Amid misery, humans find a way to cope — as seen in this image of flooding following heavy monsoon rains in Kathmandu, Nepal. Associated Press photographer Niranjan Shrestha took this picture of a man putting his child on a plastic vessel to play on Tuesday in the spreading waters of the Bagmati River.

Meanwhile, in South Korea on Tuesday, tens of thousands of Scouts were arriving at inland cities after a tropical storm prompted the government to evacuate the World Scout Jamboree. Tropical Storm Khanun's path toward the Korean Peninsula raised alarms about the scouts' coastal campsite in Saemangeum, where last week's high heat had already required treatment for more than 100 people at the event. The evacuation involved some 37,000 Scouts from 156 countries, shifting them to university dormitories, government and corporate training centers and hotels inland to continue cultural events and activities.

Here’s what else is happening related to extreme weather and the climate right now:

— The European climate monitoring organization made it official Tuesday: July 2023 was Earth's hottest month on record by a wide margin. Copernicus Climate Change Service said the global average of 16.95 C (62.51 F) was one-third of a degree Celsius higher than the previous record set in 2019.

— Scientists said shattered temperature records and more frequent wacky weather events are being seen even in Antarctica, a place once seen as at least slightly shielded from global warming's wildness.

— In Brazil, leaders of the nations that share the Amazon rainforest were meeting to discuss ways to protect the ecosystem from its many threats, including organized crime. The Amazon Cooperation Treaty Organization is a 45-year-old alliance without a history of effective action, but Brazil President Luiz Inácio Lula da Silva has said he hopes this time will be different.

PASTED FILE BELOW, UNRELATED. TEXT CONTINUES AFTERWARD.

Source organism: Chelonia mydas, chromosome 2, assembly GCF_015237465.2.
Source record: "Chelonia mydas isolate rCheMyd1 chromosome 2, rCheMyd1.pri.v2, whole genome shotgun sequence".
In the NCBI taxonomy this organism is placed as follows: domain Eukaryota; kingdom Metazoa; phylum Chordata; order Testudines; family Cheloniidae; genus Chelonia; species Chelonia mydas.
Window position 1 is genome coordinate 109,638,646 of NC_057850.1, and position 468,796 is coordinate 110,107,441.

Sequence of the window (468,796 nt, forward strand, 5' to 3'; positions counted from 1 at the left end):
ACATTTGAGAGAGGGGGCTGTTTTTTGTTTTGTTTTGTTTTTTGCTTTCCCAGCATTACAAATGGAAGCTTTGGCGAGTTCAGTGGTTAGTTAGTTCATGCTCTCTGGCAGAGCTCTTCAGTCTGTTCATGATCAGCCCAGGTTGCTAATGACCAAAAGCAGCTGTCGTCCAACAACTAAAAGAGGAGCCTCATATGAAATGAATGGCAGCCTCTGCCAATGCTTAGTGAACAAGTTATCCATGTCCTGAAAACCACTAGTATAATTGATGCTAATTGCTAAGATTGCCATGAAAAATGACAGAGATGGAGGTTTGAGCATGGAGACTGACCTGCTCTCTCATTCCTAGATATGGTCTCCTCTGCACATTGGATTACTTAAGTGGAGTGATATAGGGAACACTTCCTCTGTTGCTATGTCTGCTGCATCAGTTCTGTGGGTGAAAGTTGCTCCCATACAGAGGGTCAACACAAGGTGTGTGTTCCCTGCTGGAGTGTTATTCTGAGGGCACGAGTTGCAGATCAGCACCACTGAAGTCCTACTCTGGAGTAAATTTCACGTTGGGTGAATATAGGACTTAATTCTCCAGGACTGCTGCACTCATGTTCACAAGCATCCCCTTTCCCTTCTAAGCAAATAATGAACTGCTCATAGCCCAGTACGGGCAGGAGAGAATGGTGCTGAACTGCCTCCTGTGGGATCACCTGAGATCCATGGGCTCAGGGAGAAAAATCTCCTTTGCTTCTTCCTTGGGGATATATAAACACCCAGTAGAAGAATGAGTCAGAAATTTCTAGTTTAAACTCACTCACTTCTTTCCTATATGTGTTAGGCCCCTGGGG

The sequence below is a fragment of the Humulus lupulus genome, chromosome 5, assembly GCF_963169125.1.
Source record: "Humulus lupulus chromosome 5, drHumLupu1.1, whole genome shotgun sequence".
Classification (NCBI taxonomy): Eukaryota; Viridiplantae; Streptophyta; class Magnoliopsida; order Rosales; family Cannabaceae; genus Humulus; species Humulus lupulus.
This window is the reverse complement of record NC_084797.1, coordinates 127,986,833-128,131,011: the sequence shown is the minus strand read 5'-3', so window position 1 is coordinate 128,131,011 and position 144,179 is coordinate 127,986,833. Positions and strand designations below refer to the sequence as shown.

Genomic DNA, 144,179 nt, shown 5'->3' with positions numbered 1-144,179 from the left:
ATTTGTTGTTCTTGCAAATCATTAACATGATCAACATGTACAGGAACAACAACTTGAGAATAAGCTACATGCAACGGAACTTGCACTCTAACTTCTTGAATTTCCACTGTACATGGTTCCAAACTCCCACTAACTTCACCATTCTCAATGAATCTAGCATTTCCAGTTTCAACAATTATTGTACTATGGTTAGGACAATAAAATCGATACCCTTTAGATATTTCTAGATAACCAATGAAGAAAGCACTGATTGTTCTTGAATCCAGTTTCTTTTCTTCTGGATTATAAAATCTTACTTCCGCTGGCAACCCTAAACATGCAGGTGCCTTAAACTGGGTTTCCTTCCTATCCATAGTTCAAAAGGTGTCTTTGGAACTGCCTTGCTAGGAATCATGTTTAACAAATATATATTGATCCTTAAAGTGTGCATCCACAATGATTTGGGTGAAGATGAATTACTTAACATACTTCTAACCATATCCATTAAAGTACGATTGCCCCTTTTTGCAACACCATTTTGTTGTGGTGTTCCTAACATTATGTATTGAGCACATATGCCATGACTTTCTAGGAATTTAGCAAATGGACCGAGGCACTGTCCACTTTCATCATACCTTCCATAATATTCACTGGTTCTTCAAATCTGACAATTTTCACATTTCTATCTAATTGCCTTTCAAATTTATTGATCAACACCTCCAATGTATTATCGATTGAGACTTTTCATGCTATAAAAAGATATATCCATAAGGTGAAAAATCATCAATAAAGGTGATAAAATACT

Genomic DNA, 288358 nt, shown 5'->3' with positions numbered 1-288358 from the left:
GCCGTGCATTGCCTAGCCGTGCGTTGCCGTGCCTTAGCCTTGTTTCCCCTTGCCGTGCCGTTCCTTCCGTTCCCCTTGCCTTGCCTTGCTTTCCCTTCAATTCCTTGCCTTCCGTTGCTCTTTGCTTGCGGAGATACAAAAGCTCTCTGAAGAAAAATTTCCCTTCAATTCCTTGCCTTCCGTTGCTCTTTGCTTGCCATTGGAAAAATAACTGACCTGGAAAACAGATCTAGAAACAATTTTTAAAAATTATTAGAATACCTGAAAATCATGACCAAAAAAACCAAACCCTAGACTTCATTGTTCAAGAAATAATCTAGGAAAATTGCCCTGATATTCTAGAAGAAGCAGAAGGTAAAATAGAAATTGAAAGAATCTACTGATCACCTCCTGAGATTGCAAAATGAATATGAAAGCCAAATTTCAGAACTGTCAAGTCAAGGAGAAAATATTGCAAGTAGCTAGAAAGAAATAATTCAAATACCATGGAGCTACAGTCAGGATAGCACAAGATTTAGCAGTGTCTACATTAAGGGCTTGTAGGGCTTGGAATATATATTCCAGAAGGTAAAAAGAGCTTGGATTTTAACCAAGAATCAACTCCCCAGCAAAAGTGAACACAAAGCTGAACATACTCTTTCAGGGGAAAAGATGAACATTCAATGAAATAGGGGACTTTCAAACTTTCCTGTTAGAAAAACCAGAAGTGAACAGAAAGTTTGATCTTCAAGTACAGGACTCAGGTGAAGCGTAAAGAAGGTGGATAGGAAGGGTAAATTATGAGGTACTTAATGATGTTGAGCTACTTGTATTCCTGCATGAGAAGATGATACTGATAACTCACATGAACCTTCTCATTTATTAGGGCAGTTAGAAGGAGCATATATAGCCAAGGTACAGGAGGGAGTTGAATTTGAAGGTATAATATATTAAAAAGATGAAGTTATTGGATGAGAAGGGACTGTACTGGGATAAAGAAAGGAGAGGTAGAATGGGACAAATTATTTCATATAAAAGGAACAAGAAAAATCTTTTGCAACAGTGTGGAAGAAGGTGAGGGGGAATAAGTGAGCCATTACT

— About 1,400 people evacuated from villages and a campsite because of wildfires in Portugal were gradually returning home on Tuesday. More than 1,000 firefighters are battling the fires as Portugal and neighbouring Spain endure extreme heat above 40 C (104 F).

— New Zealand, with a grid that already runs on about 82 per cent renewable energy, announced a partnership with a U.S. investment giant to goose wind, solar, battery storage and green hydrogen to get to 100 per cent by the end of the decade.

— U.S. President Joe Biden visited Arizona on Tuesday and was expected to announce plans for a new national monument to preserve about 1,500 square miles just outside Grand Canyon National Park. Preserving the land has been a goal of tribes and environmentalists for decades.

Amid misery, humans find a way to cope — as seen in this image of flooding following heavy monsoon rains in Kathmandu, Nepal. #ClimateCrisis #GlobalHeating #ExtremeWeather

— Scientists have been warning about the danger of glacial flooding in an era of climate change, with some 15 million people thought to be at risk globally. It happened over the weekend in Juneau, Alaska.

Associated Press climate and environmental coverage receives support from several private foundations. See more about AP’s climate initiative here. The AP is solely responsible for all content.

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